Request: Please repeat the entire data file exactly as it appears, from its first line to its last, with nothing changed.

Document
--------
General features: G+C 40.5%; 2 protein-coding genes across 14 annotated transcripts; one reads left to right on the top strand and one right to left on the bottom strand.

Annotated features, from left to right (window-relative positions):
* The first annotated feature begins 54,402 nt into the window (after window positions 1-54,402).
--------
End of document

General features: G+C 40.5%; 2 protein-coding genes across 14 annotated transcripts; one reads left to right on the top strand and one right to left on the bottom strand.

Annotated features, from left to right (window-relative positions):
* The first annotated feature begins 54,402 nt into the window (after window positions 1-54,402).